Show: The CW’s Hart of Dixie
Featured Characters: Zoe Hart and Wade Kinsella
Whether on television or in the real world, one question remains imperative to ask about all romantic relationships—do they challenge each other? If we look at some of the most successful fictional relationships, the answer is almost always a hefty yes. And for a show as ridiculously cheesy as The CW’s Hart of Dixie, there’s one couple that grips viewers almost instantaneously. George Tucker was a fantastic man, but good lord, he and Zoe Hart would’ve been the most boring couple. Because the truth is, the perfect match isn’t always the person with whom there are endless similarities. Sometimes, the ideal partner is one you least expect—the one who rocks your world in a way no other person could. And sometimes, he’s the boy next door.
Zoe Hart and Wade Kinsella rapidly climbed their way onto my favorites list. There’s so much to love about these two—their banter from day one was stereotypical in the best way, giving us the kind of romantic comedy beginning of dreams. It was easy to understand that when the two of them finally got together, they’d help each other grow significantly.
They showed one another what it truly means to have a home, and beyond that, they accepted one another as they were while fighting through all the obstacles in their path to be together.
Zoe Hart and Wade Kinsella and the Art of Connecting
Connected—that’s what happens between Zoe and Wade somewhere between intentionally pissing each other off and developing an awkward friendship, they click on a much deeper level. While the banter works to set the tone, it’s during Season 1, Episode 22, “The Big Day,” where we see that though their words say one thing, their hearts have something else in mind. It was supposed to be one night, but the build-up leading towards their kiss is what changes everything—the time alone at a barn, patching up wounds, losing then finding the baby goat, and the interruptions that lit their ever-present curiosity on fire. The romance tropes in this episode alone are God-sent.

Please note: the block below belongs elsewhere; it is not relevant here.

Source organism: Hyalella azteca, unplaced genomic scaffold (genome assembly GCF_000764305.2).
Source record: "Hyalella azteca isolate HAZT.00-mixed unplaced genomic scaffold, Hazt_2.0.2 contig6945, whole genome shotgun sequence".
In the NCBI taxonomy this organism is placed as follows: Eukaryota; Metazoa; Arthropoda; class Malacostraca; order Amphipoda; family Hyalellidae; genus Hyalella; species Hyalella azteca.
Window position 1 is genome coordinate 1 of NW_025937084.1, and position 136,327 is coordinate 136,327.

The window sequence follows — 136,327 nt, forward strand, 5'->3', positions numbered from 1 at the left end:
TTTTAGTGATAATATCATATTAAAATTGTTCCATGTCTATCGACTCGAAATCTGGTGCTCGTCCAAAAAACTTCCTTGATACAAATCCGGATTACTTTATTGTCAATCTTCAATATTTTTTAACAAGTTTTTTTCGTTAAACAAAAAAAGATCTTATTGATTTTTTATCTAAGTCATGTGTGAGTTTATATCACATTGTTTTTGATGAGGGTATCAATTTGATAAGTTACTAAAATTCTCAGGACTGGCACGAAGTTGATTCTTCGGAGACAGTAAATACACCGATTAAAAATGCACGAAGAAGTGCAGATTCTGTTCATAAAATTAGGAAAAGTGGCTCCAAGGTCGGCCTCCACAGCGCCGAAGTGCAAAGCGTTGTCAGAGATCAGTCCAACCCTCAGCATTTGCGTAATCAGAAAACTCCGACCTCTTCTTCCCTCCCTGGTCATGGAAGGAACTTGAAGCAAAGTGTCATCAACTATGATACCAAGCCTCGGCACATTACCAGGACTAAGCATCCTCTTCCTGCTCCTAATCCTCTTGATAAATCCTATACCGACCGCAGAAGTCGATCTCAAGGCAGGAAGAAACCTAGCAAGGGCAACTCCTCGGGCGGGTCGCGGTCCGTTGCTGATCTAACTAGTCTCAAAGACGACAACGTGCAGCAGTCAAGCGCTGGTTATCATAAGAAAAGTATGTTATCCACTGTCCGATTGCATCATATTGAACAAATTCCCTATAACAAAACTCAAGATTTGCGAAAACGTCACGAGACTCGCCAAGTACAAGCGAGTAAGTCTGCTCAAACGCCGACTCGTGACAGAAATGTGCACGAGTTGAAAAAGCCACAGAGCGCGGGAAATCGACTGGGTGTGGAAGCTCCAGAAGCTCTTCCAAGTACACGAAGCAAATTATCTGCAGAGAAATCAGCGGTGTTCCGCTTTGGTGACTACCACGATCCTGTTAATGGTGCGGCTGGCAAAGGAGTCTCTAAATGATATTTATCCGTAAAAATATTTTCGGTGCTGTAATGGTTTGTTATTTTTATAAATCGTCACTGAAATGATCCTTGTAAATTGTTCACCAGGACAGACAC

This scene changes everything in the best way, allowing the series to earn hefty credits in the romance genre. Zoe’s choice to use her new coffee maker Wade hates to blow up the generator is the perfect way to get his attention after all the tension from the barn. (It’s also an excellent choice to have Matt Nathanson’s “Run” featuring Sugarland playing in the background.) Because at this moment, it becomes her choice more than anyone else’s, allowing us to see that she’s putting aside her feelings for George and, for the first time, doing something she wants. As all this happens while Wade is getting ready, the instant change in his expression when he realizes she wants to give them a try is picturesque.
Where we have opposites attract and reluctant neighbors as a trope, after this episode, we head towards friends with benefits territory. The sex is great until the feelings start to strengthen, punching hard and fast, forcing both of them towards confusion and, most importantly, wanting more. Wade and Zoe couldn’t be more different, and it’s what gets in the way of their relationship until the fourth season, but the sole fact that they choose to take a risk on each other is the loveliest part. A big-city woman and a small-town man sounds pretty glorious, no matter how you put it.
At the end of the day, love knows nothing of social class, but that doesn’t change the fact that the adjustments, especially with outside voices, will make things tricky initially. (It’s also what happens when the series is airing on a network that would rather push drama as opposed to romance, but that’s neither here nor there.) For the most part, a large chunk of Season 3 doesn’t exist to me, and the ending of Season 2 will always be the unnecessary parts that create challenges that aren’t organically delivered.
I’ll never condone cheating; there’s nothing worse in a romance, whether in the real world or fiction. But for the sake of digging into the canon universe, if Wade hadn’t lost Zoe through such a terrible mistake, he would’ve never grown to be the man he is. And if Zoe hadn’t been betrayed as she was, she would’ve never had the kind of faith in life as she does—Zoe would’ve never seen how much he’s indeed grown. When we first meet Zoe, she lacks a lot of faith in true love, and it’s entirely understandable because she not only comes from a house with divorced parents, but she then learns the father she’s always believed was hers wasn’t. Further, for Wade, when people constantly see him as the golden boy’s best friend and treat him as though he comes from a less “superior” family, it makes it easier to believe that second best is all he’ll ever get.